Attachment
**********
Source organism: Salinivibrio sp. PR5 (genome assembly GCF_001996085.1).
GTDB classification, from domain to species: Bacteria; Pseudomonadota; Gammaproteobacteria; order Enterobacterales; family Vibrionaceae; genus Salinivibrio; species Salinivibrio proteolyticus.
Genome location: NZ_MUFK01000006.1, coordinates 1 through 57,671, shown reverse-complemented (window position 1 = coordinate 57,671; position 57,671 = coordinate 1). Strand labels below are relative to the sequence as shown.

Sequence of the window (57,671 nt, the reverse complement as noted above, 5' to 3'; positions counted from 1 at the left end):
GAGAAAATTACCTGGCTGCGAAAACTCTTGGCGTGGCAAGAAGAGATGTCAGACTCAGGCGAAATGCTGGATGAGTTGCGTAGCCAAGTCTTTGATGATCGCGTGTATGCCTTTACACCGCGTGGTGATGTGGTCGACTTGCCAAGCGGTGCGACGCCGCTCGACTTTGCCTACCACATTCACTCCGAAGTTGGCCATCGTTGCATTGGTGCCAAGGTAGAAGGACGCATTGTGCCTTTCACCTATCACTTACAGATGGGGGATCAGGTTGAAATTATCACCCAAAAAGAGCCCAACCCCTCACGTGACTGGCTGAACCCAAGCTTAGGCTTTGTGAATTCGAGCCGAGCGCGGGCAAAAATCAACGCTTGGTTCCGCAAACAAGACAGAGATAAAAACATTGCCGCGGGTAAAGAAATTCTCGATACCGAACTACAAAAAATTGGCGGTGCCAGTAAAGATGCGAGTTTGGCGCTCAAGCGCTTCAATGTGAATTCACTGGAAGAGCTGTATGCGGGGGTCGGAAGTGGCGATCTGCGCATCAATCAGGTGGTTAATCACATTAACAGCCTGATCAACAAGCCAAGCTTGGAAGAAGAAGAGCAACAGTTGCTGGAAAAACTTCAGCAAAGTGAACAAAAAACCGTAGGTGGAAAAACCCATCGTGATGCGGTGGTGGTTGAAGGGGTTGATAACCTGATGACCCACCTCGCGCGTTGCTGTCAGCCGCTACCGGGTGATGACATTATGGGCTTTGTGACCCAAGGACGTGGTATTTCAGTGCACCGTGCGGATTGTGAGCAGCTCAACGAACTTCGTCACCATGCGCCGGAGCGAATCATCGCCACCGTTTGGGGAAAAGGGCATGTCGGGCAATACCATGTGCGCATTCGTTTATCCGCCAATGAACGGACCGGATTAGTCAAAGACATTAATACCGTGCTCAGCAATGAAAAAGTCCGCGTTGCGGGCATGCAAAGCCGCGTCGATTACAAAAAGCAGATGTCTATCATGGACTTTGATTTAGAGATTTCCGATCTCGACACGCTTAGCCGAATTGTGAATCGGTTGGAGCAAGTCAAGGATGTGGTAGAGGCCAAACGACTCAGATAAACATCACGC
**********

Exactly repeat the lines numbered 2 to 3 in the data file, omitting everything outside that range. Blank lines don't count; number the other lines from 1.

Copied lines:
GTDB classification, from domain to species: Bacteria; Pseudomonadota; Gammaproteobacteria; order Enterobacterales; family Vibrionaceae; genus Salinivibrio; species Salinivibrio proteolyticus.
Genome location: NZ_MUFK01000006.1, coordinates 1 through 57,671, shown reverse-complemented (window position 1 = coordinate 57,671; position 57,671 = coordinate 1). Strand labels below are relative to the sequence as shown.